All words: Alan Pyke — All photos: Tim Snyder
We Were Promised Jetpacks broke onto my radar courtesy of The AV Club’s annual Best Band Names list a few years back, and the instant allure of the name – angst over broken promises! Wit! Fucking jetpacks! – probably colors my impressions of the band to this day. But if they weren’t awfully good, that gimmicky pull wouldn’t mean much years later. Luckily for the couple hundred people who showed up to the Black Cat on Wednesday night, they are good. Quite. Rather.
But there were a pair of openers – Fort Lean from New York, and London’s own Breton – to get through first. I almost missed Fort Lean, and I’m glad I didn’t. Dreamy, melancholy rock that’s been to a beach lately, and wants badly to go back. Plus a huge bleach-blond half-fro-half-mullet on the lead singer. These kids might have a future. Ditto for Breton, though I’m not sure quite what theirs looks like. The Guardian’s writeup said they played their shows in black cowls, so I was braced for self-seriousness, but they came out in t-shirts, swigging beer and tuning up the projector they use to play their short films. (More expensive than a big “THIS IS ART ROCK” banner, but no more subtle.) The songs were energetic and good. Driving, noisy, messy, dub step-inflected pop, with hints of a sloppier Foals or a noisier Modest Mouse about it all. If I’d thrown a layer of club drugs into my system beforehand, I bet I would’ve loved it.
But the main event, Scots playing beautifully sad balls-to-the-wall ballads, didn’t have to work their way into my heart, or anyone else’s apparently. They launched into an hour-long set pulled from both of their records in equal measure. Frontman Adam Thompson has a clean, haunting voice that pierces the din of the band just as convincingly in person as on wax. The brogue helps, to be sure. He frequently stayed far from the mic, letting his shoutsinging find the wires from afar and creating an airy quietude that had folks hanging on every word, even shushing each other at a couple points.
Jetpacks have the discipline to replicate their on-record sound nearly exactly, but enough personality that that doesn’t feel like a letdown. It’s all controlled fury under the melodic, brogue-laced howling, a nice contrast to the bemused decibels and muddy vocals of Breton.
The headliners hardly paused between songs, which helped compact the set and keep the energy high. “Boy in the Backseat” from last year’s The Pit Of The Stomach led into “Quiet Little Voices,” the lead single off 2009′s These Four Walls, and one of the closest things they’ve got to a hit judging by the hoots that greeted the opening notes. The crowd provided the OHHH-oh-oh-ohs on the chorus of that one – not the last singalong moment in a show where those felt perfectly appropriate. Next came “Human Error,” again from Pit Of The Stomach, and typical of their high-paced, high-tension sound. Nobody would ever call this emo if they weren’t Scottish, I kept telling myself, bitterly.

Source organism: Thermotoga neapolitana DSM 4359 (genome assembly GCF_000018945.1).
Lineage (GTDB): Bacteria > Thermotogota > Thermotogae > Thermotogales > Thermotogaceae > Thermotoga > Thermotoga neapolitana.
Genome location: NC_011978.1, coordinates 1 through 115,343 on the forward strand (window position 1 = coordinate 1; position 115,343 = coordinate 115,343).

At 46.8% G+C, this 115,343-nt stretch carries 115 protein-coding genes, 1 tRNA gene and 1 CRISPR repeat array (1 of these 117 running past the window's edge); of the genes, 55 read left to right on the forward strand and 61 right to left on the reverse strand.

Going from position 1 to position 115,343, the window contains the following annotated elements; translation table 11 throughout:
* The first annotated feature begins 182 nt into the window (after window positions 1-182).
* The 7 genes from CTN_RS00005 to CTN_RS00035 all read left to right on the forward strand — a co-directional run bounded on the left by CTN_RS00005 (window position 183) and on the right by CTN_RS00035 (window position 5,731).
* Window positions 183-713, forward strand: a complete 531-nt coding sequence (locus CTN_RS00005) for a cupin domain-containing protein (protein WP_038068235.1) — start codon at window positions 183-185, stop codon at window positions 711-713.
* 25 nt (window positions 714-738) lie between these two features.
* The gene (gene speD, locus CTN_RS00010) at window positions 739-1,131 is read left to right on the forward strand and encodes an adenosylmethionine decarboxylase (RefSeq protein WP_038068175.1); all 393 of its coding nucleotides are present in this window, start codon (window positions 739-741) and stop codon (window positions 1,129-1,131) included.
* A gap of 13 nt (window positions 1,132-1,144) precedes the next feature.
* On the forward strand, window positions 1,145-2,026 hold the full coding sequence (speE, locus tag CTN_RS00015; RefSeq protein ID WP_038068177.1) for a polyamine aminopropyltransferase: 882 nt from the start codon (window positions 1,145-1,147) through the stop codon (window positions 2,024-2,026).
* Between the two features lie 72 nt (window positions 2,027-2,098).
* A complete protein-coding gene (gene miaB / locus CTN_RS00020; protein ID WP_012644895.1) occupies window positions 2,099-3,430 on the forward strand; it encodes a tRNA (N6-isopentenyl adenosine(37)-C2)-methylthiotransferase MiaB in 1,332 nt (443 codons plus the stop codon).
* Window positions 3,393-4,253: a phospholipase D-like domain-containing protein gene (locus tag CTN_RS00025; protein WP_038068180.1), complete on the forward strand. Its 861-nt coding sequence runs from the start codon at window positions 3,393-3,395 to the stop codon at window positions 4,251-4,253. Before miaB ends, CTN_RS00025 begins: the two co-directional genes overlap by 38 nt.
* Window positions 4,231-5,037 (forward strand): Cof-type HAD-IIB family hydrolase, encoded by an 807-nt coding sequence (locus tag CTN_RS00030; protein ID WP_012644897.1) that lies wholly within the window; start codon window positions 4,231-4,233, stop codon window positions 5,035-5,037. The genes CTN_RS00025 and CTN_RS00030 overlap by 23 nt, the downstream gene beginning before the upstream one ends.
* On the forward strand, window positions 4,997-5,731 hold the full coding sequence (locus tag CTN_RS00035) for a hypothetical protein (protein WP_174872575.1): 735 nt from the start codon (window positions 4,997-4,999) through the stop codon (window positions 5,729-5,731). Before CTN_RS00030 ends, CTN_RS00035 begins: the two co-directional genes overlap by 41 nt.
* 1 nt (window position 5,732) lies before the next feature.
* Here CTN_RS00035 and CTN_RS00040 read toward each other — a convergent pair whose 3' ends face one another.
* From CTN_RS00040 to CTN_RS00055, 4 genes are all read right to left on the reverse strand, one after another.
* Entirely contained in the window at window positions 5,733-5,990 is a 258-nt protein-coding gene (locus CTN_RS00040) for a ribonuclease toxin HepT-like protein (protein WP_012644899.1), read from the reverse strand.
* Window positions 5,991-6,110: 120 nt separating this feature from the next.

“Hard to Remember” from Stomach, whose refrain should’ve been inappropriate on a day that hit 80 degrees in DC (“It’s hard to remember/A colder November”), then “Keeping Warm” from Four Walls, and oh that’s right this is post-punk not emo, thank god. The melody-to-yelling ratio is well above the necessary thresholds. They bring the resentment and caution out of your soul in a way that feels more joyous than maybe it should. On “Keeping Warm,” they stretched out the riff so many times that it whipped the more passionate folks in the crowd into a jumping, clapping frenzy, and then let their energy fall again before breaking back into the verses. Kind of a neat trick, though I wonder if anyone felt duped.
“Sore Thumb” is one of their best riffs, and the song as a whole sounds like being underwater. Perhaps for a bit too long, given the somewhat morbid bent of the band. But it’s a lovely way to drown. Thompson leaned into that vibe by standing a full five feet from the mic to sing it, drawing shhhh-ing from several fans. And it bled nicely into “Pear Tree,” another lovely bit of gentleness from a band known best for other techniques.
The most obvious problem with We Were Promised Jetpacks is that all their songs sound so similar, and seem to draw on the same frustrations – the anxiety of a new love, the anguish of a lost one, the grunting frustrations of a life more full of trouble than possibility – but the songs are so well written, and the band so keyed into each other, that none of that matters much in a room full of fans. And even if they were tour-weary, as Thompson declared two thirds of the way through their set, weariness is a natural gear for these tunes. Tired or not, they seemed to be having plenty of fun playing for us.
The set-closer was “It’s Thunder and It’s Lightning” from These Four Walls. Of course it was. People went mad. It’s a bruiser of a tune, and many in the room were singing every word. No encore necessary.